Saturday, May 30, 2009

The Colours of the Stars

As I mentioned in my previous post about The Eight Moons of Saturn , one of my favourite Summer projects is imaging double stars using a Digital SLR camera.

According to Alan Dyer [1], " single-lens reflex (DSLR) cameras have several key features that make them particularly desirable for nighttime photography. First and most important, their large sensors offer much lower noise and cleaner images than do compact point-and-shoot digital cameras, especially at ISO 400 and higher". Dyer's investigation is targeted at long-exposure astrophotography, but the previous sentence made me believe that DSLRs might do a better job at imaging double stars than conventional webcams, particularly around colours. There is one problem. A large sensor implies a large Field of View (FOV), which is the linear dimension of the portion of the sky captured by the camera, but the most popular double stars are usually less then 1 arc-minute wide, with more than half separated by less then 15 arc-seconds [2]:

The FOV of a DSLR camera at prime focus (attached directly to the focuser of the telescope: in this configuration the telescope itself is the lens of the camera) is determined by the following formulae:

FOV (horizontal) =
206265 x Sensor size in horizontal direction in mm/ focal length in mm (1)

FOV (vertical) =
206265 x Sensor size in vertical direction in mm / focal length in mm (2)

For example, the sensor size of my Canon XSi (a very popular DSLR) is 22.2mm x 14.8mm. The focal length of my 10" Newtonian is 1200mm. If I used my DSLR at prime focus, the camera sensor would be able to image a portion of the sky 3815 x 2544 arcseconds wide, more than 100 times wider then the typical separation of the components of a double star. The conclusion is that the large sensor size of DSLRs make double star appears very small, especially when the camera is used at prime focus of telescopes of relatively short focal length.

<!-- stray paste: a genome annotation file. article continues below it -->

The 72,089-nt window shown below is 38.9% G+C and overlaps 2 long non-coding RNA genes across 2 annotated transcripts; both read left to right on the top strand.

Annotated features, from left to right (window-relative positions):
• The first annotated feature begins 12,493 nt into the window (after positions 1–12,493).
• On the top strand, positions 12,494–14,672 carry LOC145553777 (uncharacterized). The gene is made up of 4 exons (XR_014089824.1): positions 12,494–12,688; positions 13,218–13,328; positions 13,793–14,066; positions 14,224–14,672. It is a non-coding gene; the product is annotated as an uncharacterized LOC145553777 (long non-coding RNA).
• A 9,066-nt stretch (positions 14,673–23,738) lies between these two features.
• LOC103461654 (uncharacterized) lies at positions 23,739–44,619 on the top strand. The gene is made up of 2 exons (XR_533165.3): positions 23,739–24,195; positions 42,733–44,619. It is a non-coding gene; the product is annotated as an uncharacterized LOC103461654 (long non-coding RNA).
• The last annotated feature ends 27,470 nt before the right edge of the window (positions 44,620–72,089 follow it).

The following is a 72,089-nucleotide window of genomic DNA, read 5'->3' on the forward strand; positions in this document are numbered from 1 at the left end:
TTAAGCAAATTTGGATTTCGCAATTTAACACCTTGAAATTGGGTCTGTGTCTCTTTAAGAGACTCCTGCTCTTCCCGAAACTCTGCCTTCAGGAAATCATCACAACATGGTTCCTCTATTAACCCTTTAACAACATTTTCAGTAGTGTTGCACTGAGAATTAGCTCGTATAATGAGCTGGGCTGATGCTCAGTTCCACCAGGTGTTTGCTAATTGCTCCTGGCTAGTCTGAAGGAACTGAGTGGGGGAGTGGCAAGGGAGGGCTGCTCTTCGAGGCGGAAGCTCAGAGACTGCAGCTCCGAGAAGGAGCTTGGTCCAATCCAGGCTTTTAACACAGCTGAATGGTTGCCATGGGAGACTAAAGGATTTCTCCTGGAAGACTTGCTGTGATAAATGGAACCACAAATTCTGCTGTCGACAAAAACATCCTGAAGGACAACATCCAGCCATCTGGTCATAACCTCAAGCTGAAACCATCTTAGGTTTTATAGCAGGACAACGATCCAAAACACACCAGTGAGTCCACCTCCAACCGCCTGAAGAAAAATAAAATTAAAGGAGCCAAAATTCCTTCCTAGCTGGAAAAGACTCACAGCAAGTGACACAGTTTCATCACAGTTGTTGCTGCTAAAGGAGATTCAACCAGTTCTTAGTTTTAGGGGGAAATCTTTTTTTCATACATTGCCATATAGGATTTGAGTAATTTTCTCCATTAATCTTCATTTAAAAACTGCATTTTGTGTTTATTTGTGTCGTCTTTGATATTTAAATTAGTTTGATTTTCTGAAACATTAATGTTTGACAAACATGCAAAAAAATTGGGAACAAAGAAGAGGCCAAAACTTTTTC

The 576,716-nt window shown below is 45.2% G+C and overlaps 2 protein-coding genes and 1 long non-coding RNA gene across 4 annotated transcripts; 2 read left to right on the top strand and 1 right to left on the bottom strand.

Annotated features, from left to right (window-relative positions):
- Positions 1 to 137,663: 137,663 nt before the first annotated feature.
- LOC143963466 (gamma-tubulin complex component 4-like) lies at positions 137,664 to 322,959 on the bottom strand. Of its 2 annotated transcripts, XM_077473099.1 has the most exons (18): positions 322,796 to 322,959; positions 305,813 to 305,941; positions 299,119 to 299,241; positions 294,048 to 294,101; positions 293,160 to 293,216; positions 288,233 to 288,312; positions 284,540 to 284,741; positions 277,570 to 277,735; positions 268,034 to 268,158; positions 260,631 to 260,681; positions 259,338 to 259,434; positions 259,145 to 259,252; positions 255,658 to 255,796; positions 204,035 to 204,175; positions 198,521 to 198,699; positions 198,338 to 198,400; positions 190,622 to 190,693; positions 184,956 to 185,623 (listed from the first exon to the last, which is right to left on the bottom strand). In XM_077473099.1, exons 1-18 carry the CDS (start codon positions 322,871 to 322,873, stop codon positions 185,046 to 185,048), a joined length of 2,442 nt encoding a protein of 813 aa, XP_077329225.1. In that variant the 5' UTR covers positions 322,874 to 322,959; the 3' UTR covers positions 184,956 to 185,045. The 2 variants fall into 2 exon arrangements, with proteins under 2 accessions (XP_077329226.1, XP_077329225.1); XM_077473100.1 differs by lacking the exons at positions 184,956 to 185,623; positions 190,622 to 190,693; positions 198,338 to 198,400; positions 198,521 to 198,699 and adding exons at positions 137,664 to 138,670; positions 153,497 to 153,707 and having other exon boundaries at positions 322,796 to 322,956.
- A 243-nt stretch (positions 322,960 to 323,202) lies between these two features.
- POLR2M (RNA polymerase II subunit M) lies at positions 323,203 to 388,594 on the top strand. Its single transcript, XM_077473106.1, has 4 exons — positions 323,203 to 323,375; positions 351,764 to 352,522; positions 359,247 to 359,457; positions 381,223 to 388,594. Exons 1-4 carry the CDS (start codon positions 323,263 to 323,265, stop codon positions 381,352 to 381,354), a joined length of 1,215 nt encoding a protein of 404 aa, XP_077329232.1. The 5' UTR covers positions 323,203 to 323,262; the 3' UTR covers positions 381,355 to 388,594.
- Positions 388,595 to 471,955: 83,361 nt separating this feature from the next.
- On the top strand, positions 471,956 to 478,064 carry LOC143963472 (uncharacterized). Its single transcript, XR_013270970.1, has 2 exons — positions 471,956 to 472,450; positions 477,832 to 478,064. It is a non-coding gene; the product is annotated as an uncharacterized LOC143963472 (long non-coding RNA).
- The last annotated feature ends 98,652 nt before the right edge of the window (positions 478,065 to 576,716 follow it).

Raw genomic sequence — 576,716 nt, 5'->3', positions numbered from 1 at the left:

One way of boosting the effective focal length of an optical system is to use a technique called Eyepiece Projection. In Eyepiece Projection the camera lens is removed, but the eyepiece is left in place. A special adapter is required to connect the camera to the focuser and to hold an eyepiece at the same time, as shown in this image:

My adapter is a 1.25" Variable Universal Camera Adapter sold by Orion. In Eyepiece Projection the effective focal length is given by:

Effective FL = Telescope FL ×Amplification Factor (3)

Where the amplification factor of the telescope-eyepiece-camera system is given by the following formula:

Amplification Factor = S / Eyepiece FL - 1 (4)

S is the distance from the eyepiece to the CCD chip and Eyepiece FL is the focal length of the eyepiece.
For example, if I use my Orion adapter with a 10mm eyepiece, then S = 95mm and according to (4) the amplification factor will be 8.5x. That means that the effective focal length of my setup when I use my 10" Newtonian f/4.7 will be 10,200mm. The FOV will be reduced in both directions by the amplification factor. So the prime focus FOV is reduced (in thise case) by 8.5 times and for my Canon that turns out to be: 449 x 299 arcseconds. Still a little too big, but a Barlow 2X or 3X should solve the problem.

Here’s an image of Albireo obtained using the Eyepiece Projection method with a Canon XSi, a 10mm Plossl eyepiece, a Barlow 2X and a 8in Newtonian f/4.9. :